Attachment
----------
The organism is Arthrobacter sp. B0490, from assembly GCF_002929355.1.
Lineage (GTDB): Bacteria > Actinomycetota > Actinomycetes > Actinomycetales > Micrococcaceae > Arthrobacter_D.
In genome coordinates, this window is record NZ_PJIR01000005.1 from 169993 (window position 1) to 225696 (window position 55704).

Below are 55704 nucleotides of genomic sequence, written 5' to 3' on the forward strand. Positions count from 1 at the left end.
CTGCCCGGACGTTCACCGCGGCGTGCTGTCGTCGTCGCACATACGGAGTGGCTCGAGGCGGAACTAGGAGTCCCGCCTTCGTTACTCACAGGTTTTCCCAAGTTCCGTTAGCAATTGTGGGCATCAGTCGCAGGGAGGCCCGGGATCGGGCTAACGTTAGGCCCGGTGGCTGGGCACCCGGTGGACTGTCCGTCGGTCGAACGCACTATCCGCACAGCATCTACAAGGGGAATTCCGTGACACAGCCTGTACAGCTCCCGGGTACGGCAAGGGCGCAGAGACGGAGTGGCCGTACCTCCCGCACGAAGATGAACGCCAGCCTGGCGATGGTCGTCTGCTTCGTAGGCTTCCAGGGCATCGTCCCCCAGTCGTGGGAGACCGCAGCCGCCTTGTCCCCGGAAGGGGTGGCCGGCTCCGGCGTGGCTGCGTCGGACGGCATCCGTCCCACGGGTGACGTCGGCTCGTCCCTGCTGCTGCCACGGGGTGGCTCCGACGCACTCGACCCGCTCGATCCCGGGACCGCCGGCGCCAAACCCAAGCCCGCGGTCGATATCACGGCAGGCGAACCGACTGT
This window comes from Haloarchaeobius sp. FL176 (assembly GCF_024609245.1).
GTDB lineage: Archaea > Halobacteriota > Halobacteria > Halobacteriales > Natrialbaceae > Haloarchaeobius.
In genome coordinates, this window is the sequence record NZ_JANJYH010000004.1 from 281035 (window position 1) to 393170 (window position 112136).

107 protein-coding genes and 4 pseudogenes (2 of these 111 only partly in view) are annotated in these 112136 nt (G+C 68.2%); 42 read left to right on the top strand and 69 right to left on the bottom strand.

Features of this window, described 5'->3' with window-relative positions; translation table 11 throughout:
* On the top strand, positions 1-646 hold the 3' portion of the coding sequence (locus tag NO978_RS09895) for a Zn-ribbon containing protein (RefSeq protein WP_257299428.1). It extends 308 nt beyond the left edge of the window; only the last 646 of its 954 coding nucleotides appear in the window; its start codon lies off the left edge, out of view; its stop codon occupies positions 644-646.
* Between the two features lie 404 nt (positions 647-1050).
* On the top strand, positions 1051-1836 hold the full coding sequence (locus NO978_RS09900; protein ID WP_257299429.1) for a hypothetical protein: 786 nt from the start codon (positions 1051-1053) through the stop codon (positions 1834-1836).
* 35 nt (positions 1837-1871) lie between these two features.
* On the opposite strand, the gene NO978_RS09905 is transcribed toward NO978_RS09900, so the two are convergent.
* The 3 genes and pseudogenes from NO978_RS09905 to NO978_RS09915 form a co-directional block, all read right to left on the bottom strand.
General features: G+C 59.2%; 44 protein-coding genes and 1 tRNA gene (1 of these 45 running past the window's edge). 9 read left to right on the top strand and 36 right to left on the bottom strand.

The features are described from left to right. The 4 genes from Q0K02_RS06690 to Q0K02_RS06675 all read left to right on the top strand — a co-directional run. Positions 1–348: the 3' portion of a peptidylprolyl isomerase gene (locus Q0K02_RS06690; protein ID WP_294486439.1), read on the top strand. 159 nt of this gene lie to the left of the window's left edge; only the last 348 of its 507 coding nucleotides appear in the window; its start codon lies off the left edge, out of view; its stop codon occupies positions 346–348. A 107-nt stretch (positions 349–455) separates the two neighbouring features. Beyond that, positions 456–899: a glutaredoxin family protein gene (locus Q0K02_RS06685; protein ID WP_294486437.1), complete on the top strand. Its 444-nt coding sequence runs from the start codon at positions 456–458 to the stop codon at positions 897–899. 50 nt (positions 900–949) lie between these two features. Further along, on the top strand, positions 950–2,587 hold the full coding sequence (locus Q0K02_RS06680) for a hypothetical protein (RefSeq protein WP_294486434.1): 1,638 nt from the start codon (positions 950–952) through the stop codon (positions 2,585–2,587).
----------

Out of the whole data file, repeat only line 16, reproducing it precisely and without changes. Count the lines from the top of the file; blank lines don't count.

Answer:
* The 3 genes and pseudogenes from NO978_RS09905 to NO978_RS09915 form a co-directional block, all read right to left on the bottom strand.